Current eBook Series: Short Vowel Shorts

RIOMO is Making Learning to Read Fun!

By Tate Johnston on November 21, 2012 in News

We pride ourselves on helping kids like learning to read.

What has been my motivation to write Short Vowel Shorts? My kids. Specifically, my son, Reuel (rhymes with fuel), who is four and has learned all his letter sounds. The next step in learning to read seemed to be putting two letters that he knew phonetically together: it, for example, or on.  So I would write a two letter word like OX with a Sharpie in big thick black capital letters on a Post-It Note. He’d sound it out, and we’d celebrate. After a while, I’d write a series of words. Below OX, I’d write FOX and then BOX. Like this:




He could read them! He’d get excited. We’d get excited. He was reading! And that was about enough reading for one day. I learned from my children’s teachers that these types of groups of words with the same vowel and end consonant were called word families, like red and bed.

Over days and weeks, we continued with these little homemade word families: up and pup, cat and hat (maybe that’s where Dr. Seuss got started!). I used all capitals because Reuel hadn’t learned lower case letters yet. I didn’t use any blends or sight words because he couldn’t sound them out on his own. To read a blend or sight word you have to decode (another learning to read word I learned from my kids’ amazing teachers!) a group of two or more letters all at once as a whole. Conversely, I didn’t use any silent letters like b in thumb or g in gnome, not even silent e’s at the end of words such as “home.” To decode these you have to learn not to make their sound when reading a word. Tricky, tricky.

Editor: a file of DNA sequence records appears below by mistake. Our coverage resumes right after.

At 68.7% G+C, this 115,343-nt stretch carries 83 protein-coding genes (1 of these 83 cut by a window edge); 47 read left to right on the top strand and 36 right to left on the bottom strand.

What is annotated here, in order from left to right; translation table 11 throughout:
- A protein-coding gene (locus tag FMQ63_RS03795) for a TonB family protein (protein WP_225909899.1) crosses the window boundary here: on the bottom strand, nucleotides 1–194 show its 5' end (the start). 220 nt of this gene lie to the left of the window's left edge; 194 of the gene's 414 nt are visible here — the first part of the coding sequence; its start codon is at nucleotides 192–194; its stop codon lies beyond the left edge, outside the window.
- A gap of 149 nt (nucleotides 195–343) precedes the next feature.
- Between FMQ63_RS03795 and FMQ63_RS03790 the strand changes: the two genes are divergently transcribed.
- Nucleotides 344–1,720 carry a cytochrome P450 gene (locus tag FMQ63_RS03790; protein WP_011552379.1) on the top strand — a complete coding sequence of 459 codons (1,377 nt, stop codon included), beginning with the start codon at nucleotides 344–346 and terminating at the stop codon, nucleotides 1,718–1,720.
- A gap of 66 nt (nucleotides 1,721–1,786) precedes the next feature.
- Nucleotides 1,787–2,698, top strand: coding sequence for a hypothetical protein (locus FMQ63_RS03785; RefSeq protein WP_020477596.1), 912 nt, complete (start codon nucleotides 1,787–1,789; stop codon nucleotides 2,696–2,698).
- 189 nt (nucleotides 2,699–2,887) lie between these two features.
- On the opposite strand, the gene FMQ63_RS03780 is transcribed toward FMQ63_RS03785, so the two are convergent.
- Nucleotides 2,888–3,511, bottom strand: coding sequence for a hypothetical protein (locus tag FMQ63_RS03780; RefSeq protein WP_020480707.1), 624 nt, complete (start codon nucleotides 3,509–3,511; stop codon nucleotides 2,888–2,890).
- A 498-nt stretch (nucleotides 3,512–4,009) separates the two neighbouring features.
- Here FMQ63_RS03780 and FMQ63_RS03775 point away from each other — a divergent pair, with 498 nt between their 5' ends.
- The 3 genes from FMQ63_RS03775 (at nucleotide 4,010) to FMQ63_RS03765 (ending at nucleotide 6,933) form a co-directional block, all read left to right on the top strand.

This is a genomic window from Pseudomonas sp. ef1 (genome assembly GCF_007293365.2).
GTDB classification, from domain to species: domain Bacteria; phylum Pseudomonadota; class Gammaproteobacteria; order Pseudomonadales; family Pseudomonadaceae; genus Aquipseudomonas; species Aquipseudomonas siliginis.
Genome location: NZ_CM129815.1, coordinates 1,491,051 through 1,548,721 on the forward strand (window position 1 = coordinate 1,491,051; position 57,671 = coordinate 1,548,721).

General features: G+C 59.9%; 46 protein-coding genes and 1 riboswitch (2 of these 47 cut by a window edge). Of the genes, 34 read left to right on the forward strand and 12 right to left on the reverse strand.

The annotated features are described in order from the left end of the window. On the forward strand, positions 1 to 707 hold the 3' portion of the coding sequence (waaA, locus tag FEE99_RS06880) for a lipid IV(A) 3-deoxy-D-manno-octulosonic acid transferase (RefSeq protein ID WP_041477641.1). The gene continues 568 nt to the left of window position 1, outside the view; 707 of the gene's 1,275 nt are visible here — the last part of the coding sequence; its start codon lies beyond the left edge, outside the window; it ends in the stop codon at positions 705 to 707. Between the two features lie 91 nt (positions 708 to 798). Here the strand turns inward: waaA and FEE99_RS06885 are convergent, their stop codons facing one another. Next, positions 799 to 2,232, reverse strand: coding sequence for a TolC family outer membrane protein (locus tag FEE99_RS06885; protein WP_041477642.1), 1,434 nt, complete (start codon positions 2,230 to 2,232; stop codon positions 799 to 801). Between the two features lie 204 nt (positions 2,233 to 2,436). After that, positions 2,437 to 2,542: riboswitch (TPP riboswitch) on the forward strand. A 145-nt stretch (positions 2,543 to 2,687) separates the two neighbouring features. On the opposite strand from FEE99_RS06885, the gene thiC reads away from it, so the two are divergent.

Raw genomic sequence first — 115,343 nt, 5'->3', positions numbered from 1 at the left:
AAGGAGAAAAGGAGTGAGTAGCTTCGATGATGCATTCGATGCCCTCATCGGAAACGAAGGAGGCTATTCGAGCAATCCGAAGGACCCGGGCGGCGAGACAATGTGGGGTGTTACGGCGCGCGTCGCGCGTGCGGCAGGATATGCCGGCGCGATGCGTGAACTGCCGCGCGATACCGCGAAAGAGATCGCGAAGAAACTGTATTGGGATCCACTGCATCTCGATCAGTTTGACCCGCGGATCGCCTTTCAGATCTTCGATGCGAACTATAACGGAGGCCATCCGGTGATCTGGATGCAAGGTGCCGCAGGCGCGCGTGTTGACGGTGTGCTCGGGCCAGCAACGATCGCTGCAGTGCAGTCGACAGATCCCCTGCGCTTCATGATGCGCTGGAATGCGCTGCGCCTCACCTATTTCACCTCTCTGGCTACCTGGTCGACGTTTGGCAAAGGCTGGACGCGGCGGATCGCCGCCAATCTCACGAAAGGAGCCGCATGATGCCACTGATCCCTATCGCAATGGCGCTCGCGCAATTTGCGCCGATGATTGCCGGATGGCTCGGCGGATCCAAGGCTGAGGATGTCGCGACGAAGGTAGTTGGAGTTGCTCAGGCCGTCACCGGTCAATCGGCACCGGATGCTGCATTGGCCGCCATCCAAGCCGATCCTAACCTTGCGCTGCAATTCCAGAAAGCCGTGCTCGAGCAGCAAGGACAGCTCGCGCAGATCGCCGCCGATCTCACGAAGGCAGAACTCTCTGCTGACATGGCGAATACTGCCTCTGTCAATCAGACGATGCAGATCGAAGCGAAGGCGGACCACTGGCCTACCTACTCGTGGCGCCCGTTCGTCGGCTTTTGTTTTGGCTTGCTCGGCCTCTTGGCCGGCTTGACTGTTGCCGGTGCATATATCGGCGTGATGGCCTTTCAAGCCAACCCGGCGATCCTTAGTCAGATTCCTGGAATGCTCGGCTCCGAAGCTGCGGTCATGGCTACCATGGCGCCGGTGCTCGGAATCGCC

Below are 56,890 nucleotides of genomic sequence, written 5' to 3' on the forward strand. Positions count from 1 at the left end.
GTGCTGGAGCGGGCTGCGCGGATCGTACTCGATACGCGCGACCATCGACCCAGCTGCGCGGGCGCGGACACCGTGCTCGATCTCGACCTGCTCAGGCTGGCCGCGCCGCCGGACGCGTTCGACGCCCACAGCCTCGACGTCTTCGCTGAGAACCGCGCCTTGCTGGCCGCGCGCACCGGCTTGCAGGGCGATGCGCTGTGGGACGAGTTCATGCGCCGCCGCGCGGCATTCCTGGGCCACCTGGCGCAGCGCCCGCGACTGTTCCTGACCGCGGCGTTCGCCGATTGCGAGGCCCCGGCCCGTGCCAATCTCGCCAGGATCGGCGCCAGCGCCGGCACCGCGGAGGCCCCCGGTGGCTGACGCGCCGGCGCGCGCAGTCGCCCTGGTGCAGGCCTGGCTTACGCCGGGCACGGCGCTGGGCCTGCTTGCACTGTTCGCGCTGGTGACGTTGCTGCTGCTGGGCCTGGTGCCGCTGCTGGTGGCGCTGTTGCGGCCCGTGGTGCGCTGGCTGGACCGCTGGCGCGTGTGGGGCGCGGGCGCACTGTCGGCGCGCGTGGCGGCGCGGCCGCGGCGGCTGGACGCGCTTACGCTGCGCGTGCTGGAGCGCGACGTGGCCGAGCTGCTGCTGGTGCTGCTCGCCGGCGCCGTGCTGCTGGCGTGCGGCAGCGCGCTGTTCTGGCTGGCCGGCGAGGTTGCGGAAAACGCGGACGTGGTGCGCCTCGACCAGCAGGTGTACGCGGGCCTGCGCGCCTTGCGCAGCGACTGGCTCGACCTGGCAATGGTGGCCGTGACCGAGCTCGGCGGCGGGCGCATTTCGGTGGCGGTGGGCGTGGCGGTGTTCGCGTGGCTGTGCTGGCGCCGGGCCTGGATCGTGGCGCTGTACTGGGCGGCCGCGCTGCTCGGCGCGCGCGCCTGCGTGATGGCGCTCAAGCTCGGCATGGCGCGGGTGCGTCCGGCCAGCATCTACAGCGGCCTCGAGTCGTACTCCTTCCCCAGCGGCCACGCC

Then came:




That was almost a sentence! Add an s and you’ve got one: Big pig digs. That seemed more interesting than red bed. There was a character and an action. Maybe I could make a whole story that Reuel could read all by himself! …

[image by Michael 1952 in Creative Commons]

About the Author

Tate JohnstonView all posts by Tate Johnston


Add comment

Leave a Reply

Your email address will not be published. Required fields are marked *